The Baylor study found that those who experienced workplace incivility had lower levels of marital satisfaction and greater family/work conflict, particularly for the partner. It also found that stress from incivility was contagious to family members.
My dearest Shosh and Jaialai:
Christmas is a difficult time for us, and I’m sure for you guys. Your absence is felt more strongly during the holidays. We miss you and love you boys so much! Do try to enjoy the warmth and joy of Christmas. It’s such a special season. It has always been for us, and will be again some day.
For now try to get into the Christmas spirit and be kind to loved ones and others. Like rudeness, kindness is also contagious. Be kind.
Kindness is Contagious, New Study Finds
Imerman Angels, a cancer support organization based in Chicago, has “floods of volunteers,” according to John May, chairman of its board of directors and a long-time volunteer himself.
“You can’t help but just get excited to get involved,” he said.
These do-gooders are not alone: The Bureau of Labor Statistics reported 63 million people volunteered in 2009, 1.6 million more than the year before. But the question of motive remains: Why is being nice so popular these days?
New research may unlock the mystery: Kindness is contagious, according to a study done by researchers at University of California, Los Angeles, and University of Cambridge and University of Plymouth in the United Kingdom.
When we see someone else help another person it gives us a good feeling, which in turn causes us to go out and do something altruistic ourselves, the study found, which was the first of its kind to systematically document this tendency in human nature.
“When you feel this sense of moral ‘elevation’ not only do you say you want to be a better person and help others,” said Simone Schnall, of Cambridge, the lead researcher. “But you actually do when the opportunity presents itself.”
Researchers performed two experiments in which they showed viewers either a nature documentary, a funny TV clip or an uplifting segment from the Oprah Winfrey Show, and then asked them to voluntarily help with another task. In both cases, participants that watched Oprah and subsequently experienced the elevated feeling were more likely to help.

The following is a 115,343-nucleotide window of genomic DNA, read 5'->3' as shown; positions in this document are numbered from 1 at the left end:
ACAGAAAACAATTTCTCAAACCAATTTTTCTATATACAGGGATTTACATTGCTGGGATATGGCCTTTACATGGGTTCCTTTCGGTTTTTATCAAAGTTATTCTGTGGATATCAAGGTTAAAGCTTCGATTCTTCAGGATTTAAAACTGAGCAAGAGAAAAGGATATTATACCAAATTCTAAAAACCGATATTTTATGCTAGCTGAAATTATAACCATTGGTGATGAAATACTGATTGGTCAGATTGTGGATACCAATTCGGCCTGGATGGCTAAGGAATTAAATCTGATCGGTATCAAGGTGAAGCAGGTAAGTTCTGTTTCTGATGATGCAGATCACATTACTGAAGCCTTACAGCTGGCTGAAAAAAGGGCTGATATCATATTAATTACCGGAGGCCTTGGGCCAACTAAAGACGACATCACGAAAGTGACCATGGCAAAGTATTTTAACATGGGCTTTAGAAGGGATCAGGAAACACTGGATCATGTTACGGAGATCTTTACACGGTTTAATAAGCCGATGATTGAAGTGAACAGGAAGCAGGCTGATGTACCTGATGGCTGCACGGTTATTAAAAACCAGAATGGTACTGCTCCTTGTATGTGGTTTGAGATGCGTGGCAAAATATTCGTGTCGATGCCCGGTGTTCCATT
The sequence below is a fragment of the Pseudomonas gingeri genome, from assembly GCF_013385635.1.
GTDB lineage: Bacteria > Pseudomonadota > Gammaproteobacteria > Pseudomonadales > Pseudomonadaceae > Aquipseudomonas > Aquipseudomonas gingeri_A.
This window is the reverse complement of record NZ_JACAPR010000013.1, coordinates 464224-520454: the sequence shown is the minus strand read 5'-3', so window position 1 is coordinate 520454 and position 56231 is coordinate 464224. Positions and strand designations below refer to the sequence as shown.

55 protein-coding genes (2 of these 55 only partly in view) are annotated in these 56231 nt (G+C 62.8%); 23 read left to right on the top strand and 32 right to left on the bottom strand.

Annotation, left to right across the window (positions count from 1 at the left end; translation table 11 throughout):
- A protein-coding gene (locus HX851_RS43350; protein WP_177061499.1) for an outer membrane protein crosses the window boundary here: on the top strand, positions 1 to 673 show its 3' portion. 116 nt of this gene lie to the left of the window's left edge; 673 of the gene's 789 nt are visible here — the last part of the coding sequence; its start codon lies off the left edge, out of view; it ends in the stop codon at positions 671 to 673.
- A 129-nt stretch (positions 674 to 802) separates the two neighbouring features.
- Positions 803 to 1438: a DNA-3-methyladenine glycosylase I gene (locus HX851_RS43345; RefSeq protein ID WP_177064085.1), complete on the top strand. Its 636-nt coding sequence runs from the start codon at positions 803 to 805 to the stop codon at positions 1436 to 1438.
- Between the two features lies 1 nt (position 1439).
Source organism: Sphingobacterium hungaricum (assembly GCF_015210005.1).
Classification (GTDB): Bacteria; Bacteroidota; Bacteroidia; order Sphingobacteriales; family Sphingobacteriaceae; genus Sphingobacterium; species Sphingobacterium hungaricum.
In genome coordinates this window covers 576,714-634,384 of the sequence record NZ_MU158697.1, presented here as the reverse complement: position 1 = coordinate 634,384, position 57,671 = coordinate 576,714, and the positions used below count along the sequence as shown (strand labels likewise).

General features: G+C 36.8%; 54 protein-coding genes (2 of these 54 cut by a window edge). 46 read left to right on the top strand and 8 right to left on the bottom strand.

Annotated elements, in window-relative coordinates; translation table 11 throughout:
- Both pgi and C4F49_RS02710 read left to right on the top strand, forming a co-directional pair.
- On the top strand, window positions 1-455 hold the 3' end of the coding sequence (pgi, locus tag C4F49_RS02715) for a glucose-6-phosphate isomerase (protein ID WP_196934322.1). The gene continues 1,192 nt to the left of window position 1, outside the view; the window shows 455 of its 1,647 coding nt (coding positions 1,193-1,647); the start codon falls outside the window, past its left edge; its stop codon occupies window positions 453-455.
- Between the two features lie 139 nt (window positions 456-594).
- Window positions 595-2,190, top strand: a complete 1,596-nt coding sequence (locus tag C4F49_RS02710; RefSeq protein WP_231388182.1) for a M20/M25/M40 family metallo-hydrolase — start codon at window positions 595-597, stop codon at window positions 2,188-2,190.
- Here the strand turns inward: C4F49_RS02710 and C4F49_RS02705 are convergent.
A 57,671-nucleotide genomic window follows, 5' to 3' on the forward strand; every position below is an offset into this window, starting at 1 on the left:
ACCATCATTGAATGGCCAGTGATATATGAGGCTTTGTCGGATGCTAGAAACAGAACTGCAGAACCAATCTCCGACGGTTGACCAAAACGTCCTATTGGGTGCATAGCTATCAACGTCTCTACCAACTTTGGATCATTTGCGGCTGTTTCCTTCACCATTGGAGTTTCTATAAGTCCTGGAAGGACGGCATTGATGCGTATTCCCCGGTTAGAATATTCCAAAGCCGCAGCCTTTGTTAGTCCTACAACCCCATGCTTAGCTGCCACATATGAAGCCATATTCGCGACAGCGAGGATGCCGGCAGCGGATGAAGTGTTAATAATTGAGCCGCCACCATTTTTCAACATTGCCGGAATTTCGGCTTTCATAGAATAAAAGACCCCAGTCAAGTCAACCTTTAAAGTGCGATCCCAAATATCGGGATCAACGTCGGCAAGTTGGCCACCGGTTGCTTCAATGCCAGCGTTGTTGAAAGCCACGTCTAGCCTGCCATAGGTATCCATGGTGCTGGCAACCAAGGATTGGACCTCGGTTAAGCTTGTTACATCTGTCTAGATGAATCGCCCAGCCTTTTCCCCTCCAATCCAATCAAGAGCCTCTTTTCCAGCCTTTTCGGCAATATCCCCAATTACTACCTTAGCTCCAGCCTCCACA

“Elevation,” a term coined by Thomas Jefferson, is different from regular happiness, a specific emotion that we experience only when we see someone else engaged in virtuous acts, Schnall said.
And though previous studies have documented this emotional response before, little research had been done to see if people actually acted on their feelings of being inspired, she said.
“Human nature is essentially good,” she said. “And this study proves that seeing good things actually makes us better.”
Do you remember what Father Dave used to say? Before you speak, ask yourself: (1) is it kind? (2) is it helpful? (3) is it necessary? If it doesn’t pass all three of those tests, keep it to yourself.
Sometimes, you will be challenged to be kind when encountering rudeness — which appears to be more pervasive these days. If that should happen, think of Emily Post’s advice.
Five Ways to Combat Rudeness
Handling other people’s rudeness is tricky. You can’t control someone else’s behavior. So focus on maintaining your own standard of good behavior instead. Here are some tips to help: